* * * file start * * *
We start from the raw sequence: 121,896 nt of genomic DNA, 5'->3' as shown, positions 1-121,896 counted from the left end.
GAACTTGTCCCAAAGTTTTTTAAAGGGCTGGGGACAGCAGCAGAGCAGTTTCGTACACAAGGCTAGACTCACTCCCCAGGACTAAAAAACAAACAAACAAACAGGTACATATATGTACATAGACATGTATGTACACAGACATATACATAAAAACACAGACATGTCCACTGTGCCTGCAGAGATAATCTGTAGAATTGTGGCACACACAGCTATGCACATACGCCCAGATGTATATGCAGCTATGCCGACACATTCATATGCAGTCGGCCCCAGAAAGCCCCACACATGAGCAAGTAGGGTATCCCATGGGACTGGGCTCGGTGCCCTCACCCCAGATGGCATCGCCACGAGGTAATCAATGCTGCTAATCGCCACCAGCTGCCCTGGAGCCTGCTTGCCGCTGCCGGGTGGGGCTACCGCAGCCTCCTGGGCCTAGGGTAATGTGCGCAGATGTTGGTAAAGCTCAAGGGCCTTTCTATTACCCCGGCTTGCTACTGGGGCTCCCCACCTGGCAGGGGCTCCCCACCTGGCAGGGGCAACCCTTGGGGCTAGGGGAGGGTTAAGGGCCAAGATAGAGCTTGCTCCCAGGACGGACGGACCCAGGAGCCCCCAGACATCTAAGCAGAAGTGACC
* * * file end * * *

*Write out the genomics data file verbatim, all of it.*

We start from the raw sequence: 121,896 nt of genomic DNA, 5'->3' as shown, positions 1-121,896 counted from the left end.
GAACTTGTCCCAAAGTTTTTTAAAGGGCTGGGGACAGCAGCAGAGCAGTTTCGTACACAAGGCTAGACTCACTCCCCAGGACTAAAAAACAAACAAACAAACAGGTACATATATGTACATAGACATGTATGTACACAGACATATACATAAAAACACAGACATGTCCACTGTGCCTGCAGAGATAATCTGTAGAATTGTGGCACACACAGCTATGCACATACGCCCAGATGTATATGCAGCTATGCCGACACATTCATATGCAGTCGGCCCCAGAAAGCCCCACACATGAGCAAGTAGGGTATCCCATGGGACTGGGCTCGGTGCCCTCACCCCAGATGGCATCGCCACGAGGTAATCAATGCTGCTAATCGCCACCAGCTGCCCTGGAGCCTGCTTGCCGCTGCCGGGTGGGGCTACCGCAGCCTCCTGGGCCTAGGGTAATGTGCGCAGATGTTGGTAAAGCTCAAGGGCCTTTCTATTACCCCGGCTTGCTACTGGGGCTCCCCACCTGGCAGGGGCTCCCCACCTGGCAGGGGCAACCCTTGGGGCTAGGGGAGGGTTAAGGGCCAAGATAGAGCTTGCTCCCAGGACGGACGGACCCAGGAGCCCCCAGACATCTAAGCAGAAGTGACC